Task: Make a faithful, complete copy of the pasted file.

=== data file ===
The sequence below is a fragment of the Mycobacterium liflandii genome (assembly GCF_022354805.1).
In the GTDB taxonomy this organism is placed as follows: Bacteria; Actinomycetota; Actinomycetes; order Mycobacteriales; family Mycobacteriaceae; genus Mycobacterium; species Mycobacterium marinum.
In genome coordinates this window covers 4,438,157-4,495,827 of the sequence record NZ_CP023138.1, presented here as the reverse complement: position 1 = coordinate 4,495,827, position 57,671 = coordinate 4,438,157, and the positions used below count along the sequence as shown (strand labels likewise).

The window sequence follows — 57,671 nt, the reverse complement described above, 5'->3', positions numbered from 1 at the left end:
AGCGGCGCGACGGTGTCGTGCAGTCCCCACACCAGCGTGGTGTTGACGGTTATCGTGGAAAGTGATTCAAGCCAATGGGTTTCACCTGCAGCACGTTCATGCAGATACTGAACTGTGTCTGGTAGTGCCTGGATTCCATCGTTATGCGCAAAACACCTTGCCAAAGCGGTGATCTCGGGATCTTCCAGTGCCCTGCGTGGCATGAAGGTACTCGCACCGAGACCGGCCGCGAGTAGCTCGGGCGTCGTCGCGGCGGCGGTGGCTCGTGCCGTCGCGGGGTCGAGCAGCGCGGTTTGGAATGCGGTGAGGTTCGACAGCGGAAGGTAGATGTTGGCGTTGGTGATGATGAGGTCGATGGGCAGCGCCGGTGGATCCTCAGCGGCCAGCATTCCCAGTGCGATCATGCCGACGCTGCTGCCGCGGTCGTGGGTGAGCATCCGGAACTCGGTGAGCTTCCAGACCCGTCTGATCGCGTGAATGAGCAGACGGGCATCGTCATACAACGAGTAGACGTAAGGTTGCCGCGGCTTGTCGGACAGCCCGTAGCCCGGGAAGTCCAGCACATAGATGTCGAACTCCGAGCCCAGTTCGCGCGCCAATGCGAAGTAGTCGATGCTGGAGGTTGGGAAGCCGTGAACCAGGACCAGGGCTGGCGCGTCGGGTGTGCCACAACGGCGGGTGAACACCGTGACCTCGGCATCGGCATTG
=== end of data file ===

The sequence below is a fragment of the Mycobacterium liflandii genome (assembly GCF_022354805.1).
In the GTDB taxonomy this organism is placed as follows: Bacteria; Actinomycetota; Actinomycetes; order Mycobacteriales; family Mycobacteriaceae; genus Mycobacterium; species Mycobacterium marinum.
In genome coordinates this window covers 4,438,157-4,495,827 of the sequence record NZ_CP023138.1, presented here as the reverse complement: position 1 = coordinate 4,495,827, position 57,671 = coordinate 4,438,157, and the positions used below count along the sequence as shown (strand labels likewise).

The window sequence follows — 57,671 nt, the reverse complement described above, 5'->3', positions numbered from 1 at the left end:
AGCGGCGCGACGGTGTCGTGCAGTCCCCACACCAGCGTGGTGTTGACGGTTATCGTGGAAAGTGATTCAAGCCAATGGGTTTCACCTGCAGCACGTTCATGCAGATACTGAACTGTGTCTGGTAGTGCCTGGATTCCATCGTTATGCGCAAAACACCTTGCCAAAGCGGTGATCTCGGGATCTTCCAGTGCCCTGCGTGGCATGAAGGTACTCGCACCGAGACCGGCCGCGAGTAGCTCGGGCGTCGTCGCGGCGGCGGTGGCTCGTGCCGTCGCGGGGTCGAGCAGCGCGGTTTGGAATGCGGTGAGGTTCGACAGCGGAAGGTAGATGTTGGCGTTGGTGATGATGAGGTCGATGGGCAGCGCCGGTGGATCCTCAGCGGCCAGCATTCCCAGTGCGATCATGCCGACGCTGCTGCCGCGGTCGTGGGTGAGCATCCGGAACTCGGTGAGCTTCCAGACCCGTCTGATCGCGTGAATGAGCAGACGGGCATCGTCATACAACGAGTAGACGTAAGGTTGCCGCGGCTTGTCGGACAGCCCGTAGCCCGGGAAGTCCAGCACATAGATGTCGAACTCCGAGCCCAGTTCGCGCGCCAATGCGAAGTAGTCGATGCTGGAGGTTGGGAAGCCGTGAACCAGGACCAGGGCTGGCGCGTCGGGTGTGCCACAACGGCGGGTGAACACCGTGACCTCGGCATCGGCATTG